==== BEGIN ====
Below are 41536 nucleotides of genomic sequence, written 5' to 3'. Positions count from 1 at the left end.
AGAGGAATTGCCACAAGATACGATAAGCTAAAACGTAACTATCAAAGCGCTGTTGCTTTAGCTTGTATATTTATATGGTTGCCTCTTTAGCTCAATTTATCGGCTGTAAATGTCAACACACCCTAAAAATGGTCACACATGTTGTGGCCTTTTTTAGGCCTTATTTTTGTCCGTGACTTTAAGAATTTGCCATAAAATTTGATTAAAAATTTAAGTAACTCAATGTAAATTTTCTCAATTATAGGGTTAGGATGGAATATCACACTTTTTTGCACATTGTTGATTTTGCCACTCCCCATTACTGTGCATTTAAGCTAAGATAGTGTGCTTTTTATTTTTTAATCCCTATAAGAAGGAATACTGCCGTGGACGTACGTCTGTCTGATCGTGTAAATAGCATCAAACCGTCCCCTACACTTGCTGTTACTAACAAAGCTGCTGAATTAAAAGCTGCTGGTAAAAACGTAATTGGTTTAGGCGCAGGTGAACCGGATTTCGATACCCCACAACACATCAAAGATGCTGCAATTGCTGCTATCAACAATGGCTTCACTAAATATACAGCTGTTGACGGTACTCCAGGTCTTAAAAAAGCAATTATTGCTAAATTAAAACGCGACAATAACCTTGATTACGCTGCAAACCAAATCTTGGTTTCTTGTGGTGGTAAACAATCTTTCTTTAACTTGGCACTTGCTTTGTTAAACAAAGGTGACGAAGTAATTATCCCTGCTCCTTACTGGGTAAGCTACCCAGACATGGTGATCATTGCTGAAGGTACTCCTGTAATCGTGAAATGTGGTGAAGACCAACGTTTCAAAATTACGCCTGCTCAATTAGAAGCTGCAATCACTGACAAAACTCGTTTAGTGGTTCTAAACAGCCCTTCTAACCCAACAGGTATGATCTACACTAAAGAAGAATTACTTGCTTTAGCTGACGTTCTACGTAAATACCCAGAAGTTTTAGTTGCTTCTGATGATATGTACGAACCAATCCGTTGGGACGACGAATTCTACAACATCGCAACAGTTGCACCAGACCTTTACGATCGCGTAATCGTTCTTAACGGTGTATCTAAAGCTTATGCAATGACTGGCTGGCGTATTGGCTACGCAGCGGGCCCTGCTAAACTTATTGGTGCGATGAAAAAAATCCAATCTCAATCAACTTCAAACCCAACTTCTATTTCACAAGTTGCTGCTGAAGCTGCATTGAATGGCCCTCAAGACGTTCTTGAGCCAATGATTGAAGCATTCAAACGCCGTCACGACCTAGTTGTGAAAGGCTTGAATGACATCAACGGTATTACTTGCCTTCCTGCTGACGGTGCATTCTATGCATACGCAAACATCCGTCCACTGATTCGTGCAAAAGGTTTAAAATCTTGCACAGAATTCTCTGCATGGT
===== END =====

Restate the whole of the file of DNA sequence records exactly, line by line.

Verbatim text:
Below are 41536 nucleotides of genomic sequence, written 5' to 3'. Positions count from 1 at the left end.
AGAGGAATTGCCACAAGATACGATAAGCTAAAACGTAACTATCAAAGCGCTGTTGCTTTAGCTTGTATATTTATATGGTTGCCTCTTTAGCTCAATTTATCGGCTGTAAATGTCAACACACCCTAAAAATGGTCACACATGTTGTGGCCTTTTTTAGGCCTTATTTTTGTCCGTGACTTTAAGAATTTGCCATAAAATTTGATTAAAAATTTAAGTAACTCAATGTAAATTTTCTCAATTATAGGGTTAGGATGGAATATCACACTTTTTTGCACATTGTTGATTTTGCCACTCCCCATTACTGTGCATTTAAGCTAAGATAGTGTGCTTTTTATTTTTTAATCCCTATAAGAAGGAATACTGCCGTGGACGTACGTCTGTCTGATCGTGTAAATAGCATCAAACCGTCCCCTACACTTGCTGTTACTAACAAAGCTGCTGAATTAAAAGCTGCTGGTAAAAACGTAATTGGTTTAGGCGCAGGTGAACCGGATTTCGATACCCCACAACACATCAAAGATGCTGCAATTGCTGCTATCAACAATGGCTTCACTAAATATACAGCTGTTGACGGTACTCCAGGTCTTAAAAAAGCAATTATTGCTAAATTAAAACGCGACAATAACCTTGATTACGCTGCAAACCAAATCTTGGTTTCTTGTGGTGGTAAACAATCTTTCTTTAACTTGGCACTTGCTTTGTTAAACAAAGGTGACGAAGTAATTATCCCTGCTCCTTACTGGGTAAGCTACCCAGACATGGTGATCATTGCTGAAGGTACTCCTGTAATCGTGAAATGTGGTGAAGACCAACGTTTCAAAATTACGCCTGCTCAATTAGAAGCTGCAATCACTGACAAAACTCGTTTAGTGGTTCTAAACAGCCCTTCTAACCCAACAGGTATGATCTACACTAAAGAAGAATTACTTGCTTTAGCTGACGTTCTACGTAAATACCCAGAAGTTTTAGTTGCTTCTGATGATATGTACGAACCAATCCGTTGGGACGACGAATTCTACAACATCGCAACAGTTGCACCAGACCTTTACGATCGCGTAATCGTTCTTAACGGTGTATCTAAAGCTTATGCAATGACTGGCTGGCGTATTGGCTACGCAGCGGGCCCTGCTAAACTTATTGGTGCGATGAAAAAAATCCAATCTCAATCAACTTCAAACCCAACTTCTATTTCACAAGTTGCTGCTGAAGCTGCATTGAATGGCCCTCAAGACGTTCTTGAGCCAATGATTGAAGCATTCAAACGCCGTCACGACCTAGTTGTGAAAGGCTTGAATGACATCAACGGTATTACTTGCCTTCCTGCTGACGGTGCATTCTATGCATACGCAAACATCCGTCCACTGATTCGTGCAAAAGGTTTAAAATCTTGCACAGAATTCTCTGCATGGT